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Excerpt from

The Time Traveler's Wife  

- Audrey Niffenegger

Science Fiction

"Would you like some cookies? I always like to eat cookies while I look around museums. It makes it more multi-sensory." I offer him the package of Oreos. He hesitates, unsure if it's all right, hungry but unsure how many he can take without being rude. "Take as many as you want. I've already eaten ten, so you have some catching up to do." He takes three. "Is there anything you'd like to see first?" He shakes his head. "Tell you what. Let's go up to the third floor; that's where they keep all the stuff that isn't on display. Okay?"


We walk through darkness, up the stairs. He isn't moving very fast, so I climb slowly with him. "Where's Mom?"

"She's at home, sleeping. This is a special tour, only for you, because it's your birthday. Besides, grown-ups don't do this sort of thing."

"Aren't you a grown-up?"

"I'm an extremely unusual grown-up. My job is to have adventures. So naturally when I heard that you wanted to come back to the Field Museum right away, I jumped at the chance to show you around."

"But how did I get here?" He stops at the top of the stairs and looks at me with total confusion.

"Well, that's a secret. If I tell you, you have to swear not to say anything to anyone."


"Because they wouldn't believe you. You can tell Mom, or Kimy if you want, but that's it. Okay?"

"Okay "

I kneel in front of him, my innocent self, look him in the eyes. "Cross your heart and hope to die?"

"Uh-huh "

"Okay. Here's how it is: you time traveled. You were in your bedroom, and all of a sudden, poof! you are here, and it's a little earlier in the evening, so we have plenty of time to look at everything before you have to go home." He is silent and quizzical. "Does that make sense?"


"Well, I haven't figured that out yet. I'll let you know when I do. In the meantime, we should be moving along. Cookie?"

He takes one and we walk slowly down the corridor. I decide to experiment. "Let's try this one." I slide the bookmark along a door marked 306 and open it. When I flick on the lights there are pumpkin-sized rocks all over the floor, whole and halved, craggy on the outside and streaked with veins of metal inside. "Ooh, look, Henry. Meteorites."

"What's meteorites?"

"Rocks that fall from outer space." He looks at me as though I'm from outer space. "Shall we try another door?" He nods. I close the meteorite room and try the door across the corridor. This room is full of birds. Birds in simulated flight, birds perched eternally on branches, bird heads, bird skins. I open one of the hundreds of drawers; it contains a dozen glass tubes, each holding a tiny gold and black bird with its name wrapped around a foot. Henry's eyes are the size of saucers. "Do you want to touch one?"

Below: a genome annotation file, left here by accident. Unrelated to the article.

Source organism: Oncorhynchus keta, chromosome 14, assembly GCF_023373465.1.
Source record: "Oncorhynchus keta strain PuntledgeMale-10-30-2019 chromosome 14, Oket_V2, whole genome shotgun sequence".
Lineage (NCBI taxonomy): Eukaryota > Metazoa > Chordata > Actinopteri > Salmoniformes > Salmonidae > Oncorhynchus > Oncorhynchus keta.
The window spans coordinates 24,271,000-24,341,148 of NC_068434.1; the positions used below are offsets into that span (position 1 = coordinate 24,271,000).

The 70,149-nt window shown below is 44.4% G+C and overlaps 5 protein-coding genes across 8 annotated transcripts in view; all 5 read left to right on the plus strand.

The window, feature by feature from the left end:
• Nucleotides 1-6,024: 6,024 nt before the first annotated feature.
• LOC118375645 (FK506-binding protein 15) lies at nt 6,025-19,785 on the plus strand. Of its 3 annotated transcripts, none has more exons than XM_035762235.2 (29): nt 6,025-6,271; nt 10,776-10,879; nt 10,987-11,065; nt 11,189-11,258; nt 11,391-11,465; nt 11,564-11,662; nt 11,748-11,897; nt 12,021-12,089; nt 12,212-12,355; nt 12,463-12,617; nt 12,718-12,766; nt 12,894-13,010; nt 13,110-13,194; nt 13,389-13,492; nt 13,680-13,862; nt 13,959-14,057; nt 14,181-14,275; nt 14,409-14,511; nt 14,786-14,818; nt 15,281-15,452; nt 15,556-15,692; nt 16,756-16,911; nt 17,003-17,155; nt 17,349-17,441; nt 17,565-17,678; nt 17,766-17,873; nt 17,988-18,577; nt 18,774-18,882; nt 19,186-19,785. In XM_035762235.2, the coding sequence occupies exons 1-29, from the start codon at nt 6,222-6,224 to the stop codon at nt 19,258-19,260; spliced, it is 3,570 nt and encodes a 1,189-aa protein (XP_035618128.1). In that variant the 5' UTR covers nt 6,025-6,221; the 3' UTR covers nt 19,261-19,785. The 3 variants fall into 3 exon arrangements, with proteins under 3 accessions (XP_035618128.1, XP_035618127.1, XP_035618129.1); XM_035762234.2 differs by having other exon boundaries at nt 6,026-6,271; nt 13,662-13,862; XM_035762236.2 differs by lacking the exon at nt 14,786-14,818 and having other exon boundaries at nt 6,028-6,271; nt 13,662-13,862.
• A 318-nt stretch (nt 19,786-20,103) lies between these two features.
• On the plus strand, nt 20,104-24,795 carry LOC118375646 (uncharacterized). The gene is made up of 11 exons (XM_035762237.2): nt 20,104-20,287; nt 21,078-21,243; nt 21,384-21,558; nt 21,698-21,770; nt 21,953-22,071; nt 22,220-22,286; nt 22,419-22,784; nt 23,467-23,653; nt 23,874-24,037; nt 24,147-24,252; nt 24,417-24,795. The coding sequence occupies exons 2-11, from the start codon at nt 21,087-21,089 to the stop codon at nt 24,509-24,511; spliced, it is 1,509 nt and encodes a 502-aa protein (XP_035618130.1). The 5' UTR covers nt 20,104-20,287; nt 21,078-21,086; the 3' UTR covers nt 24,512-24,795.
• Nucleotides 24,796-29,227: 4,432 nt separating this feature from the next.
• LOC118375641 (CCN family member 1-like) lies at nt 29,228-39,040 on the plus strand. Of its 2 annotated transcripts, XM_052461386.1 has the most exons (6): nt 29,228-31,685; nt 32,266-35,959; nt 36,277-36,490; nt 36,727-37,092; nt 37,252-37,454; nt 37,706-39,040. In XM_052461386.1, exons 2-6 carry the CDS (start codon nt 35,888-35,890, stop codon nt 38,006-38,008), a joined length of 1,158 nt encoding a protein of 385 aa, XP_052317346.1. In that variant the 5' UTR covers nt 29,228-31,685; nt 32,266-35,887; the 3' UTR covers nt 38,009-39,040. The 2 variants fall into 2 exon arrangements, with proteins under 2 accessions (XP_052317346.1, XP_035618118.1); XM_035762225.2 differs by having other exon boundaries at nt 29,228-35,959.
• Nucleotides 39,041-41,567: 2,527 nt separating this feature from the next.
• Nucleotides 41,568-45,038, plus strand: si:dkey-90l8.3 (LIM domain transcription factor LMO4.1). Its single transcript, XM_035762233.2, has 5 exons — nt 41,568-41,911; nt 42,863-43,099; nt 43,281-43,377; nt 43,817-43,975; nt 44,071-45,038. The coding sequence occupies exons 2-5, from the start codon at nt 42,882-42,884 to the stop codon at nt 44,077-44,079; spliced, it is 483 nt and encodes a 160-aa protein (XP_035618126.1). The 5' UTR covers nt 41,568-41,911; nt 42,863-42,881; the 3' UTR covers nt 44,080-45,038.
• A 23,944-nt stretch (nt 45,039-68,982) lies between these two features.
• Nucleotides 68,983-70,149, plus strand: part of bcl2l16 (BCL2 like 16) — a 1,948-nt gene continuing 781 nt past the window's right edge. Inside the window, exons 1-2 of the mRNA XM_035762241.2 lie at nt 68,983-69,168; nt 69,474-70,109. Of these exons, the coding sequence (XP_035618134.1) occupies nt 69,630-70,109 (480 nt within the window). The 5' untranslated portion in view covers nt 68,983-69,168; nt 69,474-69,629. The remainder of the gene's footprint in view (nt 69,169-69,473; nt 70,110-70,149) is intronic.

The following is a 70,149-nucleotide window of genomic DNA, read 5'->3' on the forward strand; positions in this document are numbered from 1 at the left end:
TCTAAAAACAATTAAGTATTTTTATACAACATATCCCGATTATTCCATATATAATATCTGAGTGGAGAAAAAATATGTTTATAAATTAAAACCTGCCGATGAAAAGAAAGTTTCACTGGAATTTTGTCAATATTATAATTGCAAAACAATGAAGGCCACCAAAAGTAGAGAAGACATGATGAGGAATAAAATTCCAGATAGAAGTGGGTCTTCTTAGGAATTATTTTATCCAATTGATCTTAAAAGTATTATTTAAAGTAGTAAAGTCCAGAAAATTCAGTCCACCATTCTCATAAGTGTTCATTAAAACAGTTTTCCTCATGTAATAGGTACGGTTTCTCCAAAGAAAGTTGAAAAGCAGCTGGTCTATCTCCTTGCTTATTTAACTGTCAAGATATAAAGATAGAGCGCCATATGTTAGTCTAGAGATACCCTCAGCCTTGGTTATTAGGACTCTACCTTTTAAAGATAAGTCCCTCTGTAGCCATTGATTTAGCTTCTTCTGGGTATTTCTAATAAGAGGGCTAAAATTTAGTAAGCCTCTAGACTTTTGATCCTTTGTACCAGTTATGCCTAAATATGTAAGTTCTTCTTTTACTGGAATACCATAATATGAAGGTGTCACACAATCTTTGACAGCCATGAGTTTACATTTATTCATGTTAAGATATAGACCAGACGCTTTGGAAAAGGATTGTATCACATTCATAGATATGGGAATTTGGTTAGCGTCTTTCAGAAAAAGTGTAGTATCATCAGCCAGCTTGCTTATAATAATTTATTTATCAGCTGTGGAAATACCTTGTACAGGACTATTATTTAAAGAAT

I remove the cotton wadding from the mouth of a tube and shake a goldfinch onto my palm. It remains tube-shaped. Henry strokes its small head, lovingly. "It's sleeping?"

"More or less." He looks at me sharply, distrusting my equivocation. I insert the finch gently back into the tube, replace the cotton, replace the tube, shut the drawer. I am so tired. Even the word sleep is a lure, a seduction. I lead the way out into the hall, and suddenly I recollect what it was I loved about this night when I was little.

"Hey, Henry. Let's go to the library." He shrugs. I walk, quickly now, and he runs to keep up. The library is on the third floor, at the east end of the building. When we get there, I stand for a minute, contemplating the locks. Henry looks at me, as though to say, Well, that's that. I feel in my pockets, and find the letter opener. I wiggle the wooden handle off, and lo, there's a nice long thin metal prong in there. I stick one half of it into the lock and feel around. I can hear the tumblers springing, and when I'm all the way back I stick in the other half, use my bookmark on the other lock and presto, Open Sesame! At last, my companion is suitably impressed. "How'd you do that?"